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Published on:November 5, 2014Author:The Debt Advisor

A study conducted by The University College London (UCL) has found that European Immigrants have made a positive financial contribution of £4.4 billion to the United Kingdom between the years of 1995 and 2011. The calculation also takes account of their use of public services. The study comes amid unrest from some political parties on the cost of immigration to the United Kingdom.

The research is timely considering the pressure David Cameron and the current government are facing to take a stance on the UK’s immigration controls especially considering the growing popularity for UKIP. Professor Christian Dustmann, director of UCL’s Centre for Research and Analysis of Migration (Cream) and co-author of the study, said: “A key concern in the public debate on migration is whether immigrants contribute their fair share to the tax and welfare systems.” He draws a positive conclusion of the overall contribution that has been made, with the study finding EU immigrants make a substantial contribution.

Robert Peston Economics Editor for the BBC contributed that “The big point is that without the immigrants, our taxes or public sector borrowing would be measurably higher. Which,  at a time when the government is failing to reduce the UK’s large public sector deficit at the speed it would like, seems of some relevance.”

Beverley Budsworth, MD of the Debt Advisor Ltd adds, “Our business has definitely benefitted from employing staff who originate from within the EU, including Poland and Greece.  This has helped us provide a multi-lingual service to our clients. My personal view is that they contribute so much more than they take.”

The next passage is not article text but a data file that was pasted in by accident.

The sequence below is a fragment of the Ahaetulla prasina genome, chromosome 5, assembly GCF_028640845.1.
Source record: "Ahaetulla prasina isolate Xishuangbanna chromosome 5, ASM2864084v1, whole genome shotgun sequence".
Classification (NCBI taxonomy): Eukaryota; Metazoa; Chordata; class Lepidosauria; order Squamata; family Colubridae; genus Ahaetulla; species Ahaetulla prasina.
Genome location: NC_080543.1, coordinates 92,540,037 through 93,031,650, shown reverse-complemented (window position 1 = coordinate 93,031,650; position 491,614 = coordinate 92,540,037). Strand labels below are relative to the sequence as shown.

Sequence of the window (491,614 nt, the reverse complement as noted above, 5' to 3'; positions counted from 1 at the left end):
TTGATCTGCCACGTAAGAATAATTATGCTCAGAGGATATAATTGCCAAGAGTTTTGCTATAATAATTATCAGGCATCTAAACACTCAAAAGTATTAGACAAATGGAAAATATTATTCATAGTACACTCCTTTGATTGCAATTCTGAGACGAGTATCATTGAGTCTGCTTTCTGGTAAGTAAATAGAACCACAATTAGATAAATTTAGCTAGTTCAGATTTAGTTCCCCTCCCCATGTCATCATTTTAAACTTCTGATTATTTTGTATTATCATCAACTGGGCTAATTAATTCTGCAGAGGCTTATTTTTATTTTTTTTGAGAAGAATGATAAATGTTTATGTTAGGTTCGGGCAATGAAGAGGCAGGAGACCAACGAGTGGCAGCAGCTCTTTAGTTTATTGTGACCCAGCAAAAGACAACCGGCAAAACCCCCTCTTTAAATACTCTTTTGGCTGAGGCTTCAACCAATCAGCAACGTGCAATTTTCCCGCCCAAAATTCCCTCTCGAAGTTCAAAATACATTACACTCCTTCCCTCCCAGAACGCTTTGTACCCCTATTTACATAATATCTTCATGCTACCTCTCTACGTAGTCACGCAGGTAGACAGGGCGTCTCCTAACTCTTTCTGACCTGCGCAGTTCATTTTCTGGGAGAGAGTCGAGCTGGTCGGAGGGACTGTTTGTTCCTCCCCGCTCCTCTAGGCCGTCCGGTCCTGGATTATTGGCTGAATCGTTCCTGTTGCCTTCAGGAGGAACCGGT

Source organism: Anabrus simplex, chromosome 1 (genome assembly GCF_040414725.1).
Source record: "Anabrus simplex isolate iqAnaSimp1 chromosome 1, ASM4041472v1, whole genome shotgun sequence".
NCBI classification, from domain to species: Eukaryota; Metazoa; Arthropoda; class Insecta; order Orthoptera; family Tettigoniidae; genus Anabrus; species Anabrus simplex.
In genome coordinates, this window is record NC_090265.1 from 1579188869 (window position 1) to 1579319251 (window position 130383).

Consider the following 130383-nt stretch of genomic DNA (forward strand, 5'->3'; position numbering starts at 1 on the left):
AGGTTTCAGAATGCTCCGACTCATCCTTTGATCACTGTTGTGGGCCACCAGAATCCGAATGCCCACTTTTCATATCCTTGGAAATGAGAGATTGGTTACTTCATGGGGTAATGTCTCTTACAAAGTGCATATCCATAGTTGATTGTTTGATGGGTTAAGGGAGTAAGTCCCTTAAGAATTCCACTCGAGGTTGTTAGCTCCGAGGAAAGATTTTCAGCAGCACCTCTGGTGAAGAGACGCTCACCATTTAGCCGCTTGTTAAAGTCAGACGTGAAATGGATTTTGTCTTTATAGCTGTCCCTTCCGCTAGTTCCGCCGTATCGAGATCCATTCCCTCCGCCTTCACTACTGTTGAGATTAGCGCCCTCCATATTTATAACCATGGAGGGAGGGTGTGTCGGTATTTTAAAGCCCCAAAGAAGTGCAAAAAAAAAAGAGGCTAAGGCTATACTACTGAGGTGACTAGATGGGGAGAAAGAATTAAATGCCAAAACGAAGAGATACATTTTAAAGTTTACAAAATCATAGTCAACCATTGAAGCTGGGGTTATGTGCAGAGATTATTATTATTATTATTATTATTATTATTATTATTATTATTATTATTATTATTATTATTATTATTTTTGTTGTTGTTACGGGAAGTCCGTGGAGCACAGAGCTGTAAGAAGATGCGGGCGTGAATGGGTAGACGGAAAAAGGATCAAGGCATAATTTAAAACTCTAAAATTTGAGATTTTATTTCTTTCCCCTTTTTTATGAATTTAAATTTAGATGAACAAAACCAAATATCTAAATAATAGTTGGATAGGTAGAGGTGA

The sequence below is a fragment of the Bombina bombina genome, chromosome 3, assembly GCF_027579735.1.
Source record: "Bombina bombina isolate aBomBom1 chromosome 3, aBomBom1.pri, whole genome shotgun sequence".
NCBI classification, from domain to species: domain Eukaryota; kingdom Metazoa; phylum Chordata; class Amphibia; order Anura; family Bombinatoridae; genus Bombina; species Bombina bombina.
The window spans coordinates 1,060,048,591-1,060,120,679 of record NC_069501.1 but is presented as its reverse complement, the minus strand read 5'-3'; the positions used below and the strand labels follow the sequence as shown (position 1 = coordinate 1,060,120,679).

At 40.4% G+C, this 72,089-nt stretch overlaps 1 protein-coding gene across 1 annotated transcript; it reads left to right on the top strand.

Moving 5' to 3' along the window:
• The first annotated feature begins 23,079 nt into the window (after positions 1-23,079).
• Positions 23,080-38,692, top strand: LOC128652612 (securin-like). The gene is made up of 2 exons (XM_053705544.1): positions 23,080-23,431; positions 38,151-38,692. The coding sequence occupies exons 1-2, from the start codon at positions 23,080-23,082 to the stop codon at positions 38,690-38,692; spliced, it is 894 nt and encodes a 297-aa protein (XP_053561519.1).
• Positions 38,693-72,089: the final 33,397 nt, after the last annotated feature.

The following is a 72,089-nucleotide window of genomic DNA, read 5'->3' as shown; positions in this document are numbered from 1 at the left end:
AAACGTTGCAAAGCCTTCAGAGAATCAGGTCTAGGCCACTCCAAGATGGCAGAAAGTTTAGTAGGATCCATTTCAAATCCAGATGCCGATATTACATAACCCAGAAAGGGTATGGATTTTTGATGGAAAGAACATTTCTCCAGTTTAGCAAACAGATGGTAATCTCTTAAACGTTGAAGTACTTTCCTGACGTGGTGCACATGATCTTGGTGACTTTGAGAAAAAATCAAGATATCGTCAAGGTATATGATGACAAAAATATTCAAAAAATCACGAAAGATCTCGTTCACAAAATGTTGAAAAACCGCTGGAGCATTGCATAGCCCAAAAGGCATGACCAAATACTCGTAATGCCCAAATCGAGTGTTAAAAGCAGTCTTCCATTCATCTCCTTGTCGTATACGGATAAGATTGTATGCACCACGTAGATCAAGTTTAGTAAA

However, Migration Watch Chairman, Alex Green is worried about the pressure on services in the United Kingdom with the increased population. He states “If you take all EU migration including those who arrived before 2001 what you find is this: you find by the end of the period they are making a negative contribution and increasingly so.” He reasons that this is because; “if you take a group of people while they’re young fit and healthy they’re not going to be very expensive, but if you take them over a longer period they will be.” He finishes by claiming that “their contribution (immigrants) to the exchequer amounts to less than £1 a week per head of our population”. He feels the UK will have to decide whether the contribution is worth the extra pressure on services.

What has been made clear from the report is that opinion is heavily divided on the topic. Going forward David Cameron has pledged renegotiate the terms of the UK’s membership of the EU, before holding a referendum in 2017 on whether to leave, if he is re-elected in six month’s time.

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